The Federal Rules of Evidence Advisory Committee has refused to even consider a proposal by the Washington College of Law Evidence Project to incorporate an explicit level of reliability in the expert opinion rules. Advisory Committee members expressed the belief that Rule 104 establishes a preponderance of the evidence standard for admissibility that is applicable to all rules.
The Committee's decision is unfortunate for several reasons. First, there is no guarantee that the Supreme Court will concur in the conclusion that Rule 104 establishes the standard of reliability for scientific evidence since the sciences employ a much higher level of reliability — something that is often more akin to "beyond a reasonable doubt." Then we must confront the problem of how to coordinate a preponderance standard with a "beyond a reasonable doubt" standard?
A decade ago a similar problem arose with regard to the relationship of Rules 403 and 609. Rule 403 generally regulates the standard for the exclusion of relevant evidence because of potential unfair prejudice. Rule 609 controls the admissibility of prior convictions for impeachment purposes. The Advisory Committee withdrew proposed revisions to Rule 609 that explicitly referred to Rule 403, on the belief that the obvious relationship would be confirmed by the Supreme Court in Green v. Bock Laundry Machine Co. To their surprise, however, the Court did not find what was so obvious to the Committee. Consequently, a specific reference to Rules 403 subsequently had to be incorporated in Rule 609.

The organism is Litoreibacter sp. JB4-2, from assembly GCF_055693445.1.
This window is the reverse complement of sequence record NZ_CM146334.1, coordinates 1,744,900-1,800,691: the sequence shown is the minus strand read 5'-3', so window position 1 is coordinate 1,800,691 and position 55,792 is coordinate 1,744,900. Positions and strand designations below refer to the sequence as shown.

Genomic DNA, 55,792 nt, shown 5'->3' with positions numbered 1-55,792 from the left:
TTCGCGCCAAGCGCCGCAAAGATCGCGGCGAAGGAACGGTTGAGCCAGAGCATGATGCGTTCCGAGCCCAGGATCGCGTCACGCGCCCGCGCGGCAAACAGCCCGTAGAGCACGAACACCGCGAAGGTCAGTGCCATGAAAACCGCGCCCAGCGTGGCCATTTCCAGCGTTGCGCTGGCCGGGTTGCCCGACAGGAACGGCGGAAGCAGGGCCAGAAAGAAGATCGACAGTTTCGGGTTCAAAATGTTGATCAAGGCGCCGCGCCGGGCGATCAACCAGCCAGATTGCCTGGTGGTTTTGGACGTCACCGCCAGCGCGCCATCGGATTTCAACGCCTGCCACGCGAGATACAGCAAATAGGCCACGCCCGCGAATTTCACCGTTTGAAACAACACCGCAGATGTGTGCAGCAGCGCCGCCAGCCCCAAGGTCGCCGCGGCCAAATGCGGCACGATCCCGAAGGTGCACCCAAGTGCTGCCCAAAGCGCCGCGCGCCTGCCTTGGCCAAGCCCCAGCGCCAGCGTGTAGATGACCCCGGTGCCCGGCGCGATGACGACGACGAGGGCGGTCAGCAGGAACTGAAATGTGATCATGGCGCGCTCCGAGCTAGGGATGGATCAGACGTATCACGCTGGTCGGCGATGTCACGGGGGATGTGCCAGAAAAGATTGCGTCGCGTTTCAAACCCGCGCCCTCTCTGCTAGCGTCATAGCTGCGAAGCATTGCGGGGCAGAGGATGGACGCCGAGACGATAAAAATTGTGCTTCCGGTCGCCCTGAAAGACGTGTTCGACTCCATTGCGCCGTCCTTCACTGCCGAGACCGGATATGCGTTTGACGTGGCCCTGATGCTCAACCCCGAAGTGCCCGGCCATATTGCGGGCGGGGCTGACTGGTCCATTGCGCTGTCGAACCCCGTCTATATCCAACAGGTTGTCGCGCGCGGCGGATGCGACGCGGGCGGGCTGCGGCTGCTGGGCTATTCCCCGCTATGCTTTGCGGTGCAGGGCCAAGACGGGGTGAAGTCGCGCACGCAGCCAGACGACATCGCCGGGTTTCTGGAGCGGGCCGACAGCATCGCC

Second, the standard by which scientific testimony is screened is influenced by the disproportionate impact that such evidence will likely have on lay jurors. As a consequence, it might be expected that many judges believe that a higher standard than preponderance must be employed when determining the reliability of such evidence. This, of course, is not known because no surveys have been conducted by the Advisory Committee. Such information is generally not volunteered in the written opinions of judges because they understand that the less they say about subjects about which there is uncertainty, the less likely it is that they will be reversed on appeal — in silence, appellate courts assume that trial courts applied appropriate standards.
Finally, even if preponderance were generally acknowledged as the standard of reliability, constant reliance upon experts, who employ a much higher standard of reliability, inevitably will influence admissibility decisions. As a consequence, relevant testimony that should have been heard will be excluded. This cannot be avoided if the standard by which reliability is being measured is not explicitly delineated and the judges instructed on how to integrate the lesser standard with the higher standards being employed by those advising them.